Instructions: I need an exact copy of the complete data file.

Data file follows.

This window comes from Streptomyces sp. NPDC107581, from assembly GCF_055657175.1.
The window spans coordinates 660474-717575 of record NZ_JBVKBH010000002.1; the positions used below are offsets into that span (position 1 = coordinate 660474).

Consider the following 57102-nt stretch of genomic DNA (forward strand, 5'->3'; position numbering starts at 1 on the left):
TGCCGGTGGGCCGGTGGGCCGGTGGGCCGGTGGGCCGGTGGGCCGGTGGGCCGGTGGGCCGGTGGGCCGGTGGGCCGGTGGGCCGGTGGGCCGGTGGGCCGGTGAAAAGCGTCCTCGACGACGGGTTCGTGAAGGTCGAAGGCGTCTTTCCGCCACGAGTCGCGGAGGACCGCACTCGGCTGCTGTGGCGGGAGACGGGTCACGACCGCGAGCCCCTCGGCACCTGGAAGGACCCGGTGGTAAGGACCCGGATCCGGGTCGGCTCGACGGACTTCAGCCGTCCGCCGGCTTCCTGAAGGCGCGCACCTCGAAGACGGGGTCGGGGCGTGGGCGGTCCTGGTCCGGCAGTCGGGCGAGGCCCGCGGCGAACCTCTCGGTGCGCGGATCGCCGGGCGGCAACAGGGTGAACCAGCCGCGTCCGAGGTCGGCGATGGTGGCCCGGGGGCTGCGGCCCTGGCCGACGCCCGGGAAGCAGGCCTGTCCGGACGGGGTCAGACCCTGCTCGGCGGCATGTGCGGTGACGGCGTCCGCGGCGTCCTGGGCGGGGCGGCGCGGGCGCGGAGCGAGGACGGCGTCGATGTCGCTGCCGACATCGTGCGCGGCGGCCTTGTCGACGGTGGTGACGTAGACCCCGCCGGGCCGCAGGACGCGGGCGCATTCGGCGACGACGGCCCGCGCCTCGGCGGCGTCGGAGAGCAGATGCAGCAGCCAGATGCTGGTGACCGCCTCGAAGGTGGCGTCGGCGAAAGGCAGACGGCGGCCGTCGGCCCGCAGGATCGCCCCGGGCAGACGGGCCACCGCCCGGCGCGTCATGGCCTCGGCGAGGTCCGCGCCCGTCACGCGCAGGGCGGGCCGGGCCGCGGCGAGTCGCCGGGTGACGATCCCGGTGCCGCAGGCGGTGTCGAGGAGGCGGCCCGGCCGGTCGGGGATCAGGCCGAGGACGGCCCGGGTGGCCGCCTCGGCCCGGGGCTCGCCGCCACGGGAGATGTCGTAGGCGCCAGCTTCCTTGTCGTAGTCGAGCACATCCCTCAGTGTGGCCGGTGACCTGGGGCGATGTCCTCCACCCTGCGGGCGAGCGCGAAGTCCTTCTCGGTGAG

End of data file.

This window comes from Streptomyces sp. NPDC107581, from assembly GCF_055657175.1.
The window spans coordinates 660474-717575 of record NZ_JBVKBH010000002.1; the positions used below are offsets into that span (position 1 = coordinate 660474).

Consider the following 57102-nt stretch of genomic DNA (forward strand, 5'->3'; position numbering starts at 1 on the left):
TGCCGGTGGGCCGGTGGGCCGGTGGGCCGGTGGGCCGGTGGGCCGGTGGGCCGGTGGGCCGGTGGGCCGGTGGGCCGGTGGGCCGGTGGGCCGGTGGGCCGGTGAAAAGCGTCCTCGACGACGGGTTCGTGAAGGTCGAAGGCGTCTTTCCGCCACGAGTCGCGGAGGACCGCACTCGGCTGCTGTGGCGGGAGACGGGTCACGACCGCGAGCCCCTCGGCACCTGGAAGGACCCGGTGGTAAGGACCCGGATCCGGGTCGGCTCGACGGACTTCAGCCGTCCGCCGGCTTCCTGAAGGCGCGCACCTCGAAGACGGGGTCGGGGCGTGGGCGGTCCTGGTCCGGCAGTCGGGCGAGGCCCGCGGCGAACCTCTCGGTGCGCGGATCGCCGGGCGGCAACAGGGTGAACCAGCCGCGTCCGAGGTCGGCGATGGTGGCCCGGGGGCTGCGGCCCTGGCCGACGCCCGGGAAGCAGGCCTGTCCGGACGGGGTCAGACCCTGCTCGGCGGCATGTGCGGTGACGGCGTCCGCGGCGTCCTGGGCGGGGCGGCGCGGGCGCGGAGCGAGGACGGCGTCGATGTCGCTGCCGACATCGTGCGCGGCGGCCTTGTCGACGGTGGTGACGTAGACCCCGCCGGGCCGCAGGACGCGGGCGCATTCGGCGACGACGGCCCGCGCCTCGGCGGCGTCGGAGAGCAGATGCAGCAGCCAGATGCTGGTGACCGCCTCGAAGGTGGCGTCGGCGAAAGGCAGACGGCGGCCGTCGGCCCGCAGGATCGCCCCGGGCAGACGGGCCACCGCCCGGCGCGTCATGGCCTCGGCGAGGTCCGCGCCCGTCACGCGCAGGGCGGGCCGGGCCGCGGCGAGTCGCCGGGTGACGATCCCGGTGCCGCAGGCGGTGTCGAGGAGGCGGCCCGGCCGGTCGGGGATCAGGCCGAGGACGGCCCGGGTGGCCGCCTCGGCCCGGGGCTCGCCGCCACGGGAGATGTCGTAGGCGCCAGCTTCCTTGTCGTAGTCGAGCACATCCCTCAGTGTGGCCGGTGACCTGGGGCGATGTCCTCCACCCTGCGGGCGAGCGCGAAGTCCTTCTCGGTGAG